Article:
The US Copyright Office is undertaking a study to evaluate the effectiveness of the existing methods of licensing music. Sections 112, 114 and 115 of the US Copyright Act are currently under review and in this evaluation stage, the Copyright Office has opened up a public forum.
Section 114 deals with the licensing provisions (and restrictions) of ASCAP and BMI for compositions. Section 115 deals with the statutory mechanical royalty rate for compositions (which is currently 9.1 cents for reproduction and fluctuates for streaming services depending on the number of subscribers).
Section 112 deals with the statutory rates for sound recordings on non-interactive digital streaming services (like Pandora, Sirius/XM and internet radio). SoundExchange is the only organization, created by Congress in 2000 (and launched in 2003), that collects sound recording royalties.
Every song holds two copyrights:
One for the composition (the song – controlled by the songwriter or publisher) and one for the sound recording (the actual master recording, controlled by the record label or the artist). SoundExchange collects and pays out royalties ONLY for the sound recording. Performing Rights Organizations (ASCAP and BMI) collect and pay out royalties for the composition.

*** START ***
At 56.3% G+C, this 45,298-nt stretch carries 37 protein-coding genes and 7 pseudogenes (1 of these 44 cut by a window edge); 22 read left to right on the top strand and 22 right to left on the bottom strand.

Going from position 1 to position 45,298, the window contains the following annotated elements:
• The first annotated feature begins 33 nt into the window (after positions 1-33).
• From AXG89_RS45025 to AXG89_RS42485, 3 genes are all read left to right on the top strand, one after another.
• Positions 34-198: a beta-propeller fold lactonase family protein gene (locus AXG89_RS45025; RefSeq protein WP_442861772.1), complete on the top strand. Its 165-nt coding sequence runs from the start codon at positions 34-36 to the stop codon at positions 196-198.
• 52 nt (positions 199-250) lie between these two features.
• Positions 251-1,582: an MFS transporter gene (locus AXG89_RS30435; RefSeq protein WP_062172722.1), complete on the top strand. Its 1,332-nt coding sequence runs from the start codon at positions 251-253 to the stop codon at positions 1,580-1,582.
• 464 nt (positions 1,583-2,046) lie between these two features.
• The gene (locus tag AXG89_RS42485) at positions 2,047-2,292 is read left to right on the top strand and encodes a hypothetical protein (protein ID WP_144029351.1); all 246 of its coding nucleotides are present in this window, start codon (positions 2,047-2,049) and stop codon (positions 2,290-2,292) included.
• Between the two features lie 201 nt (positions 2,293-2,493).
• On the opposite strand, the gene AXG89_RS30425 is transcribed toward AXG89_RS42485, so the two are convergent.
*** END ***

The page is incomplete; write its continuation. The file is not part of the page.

The Us Copyright Office originally was allowing comments through their submission form on copyright.gov from March 17th – May 16th, however, the Office explains
“To ensure commenters have sufficient time to address the topics set forth in the March 2014 Notice of Inquiry, the Office is extending the time for filing written comments from May 16, 2014 to May 23, 2014.”
They will be holding public roundtable discussions in June in Nashville, Los Angeles and New York.
If you would like to submit your thoughts you can do that here.
You can read more about the music licensing study here.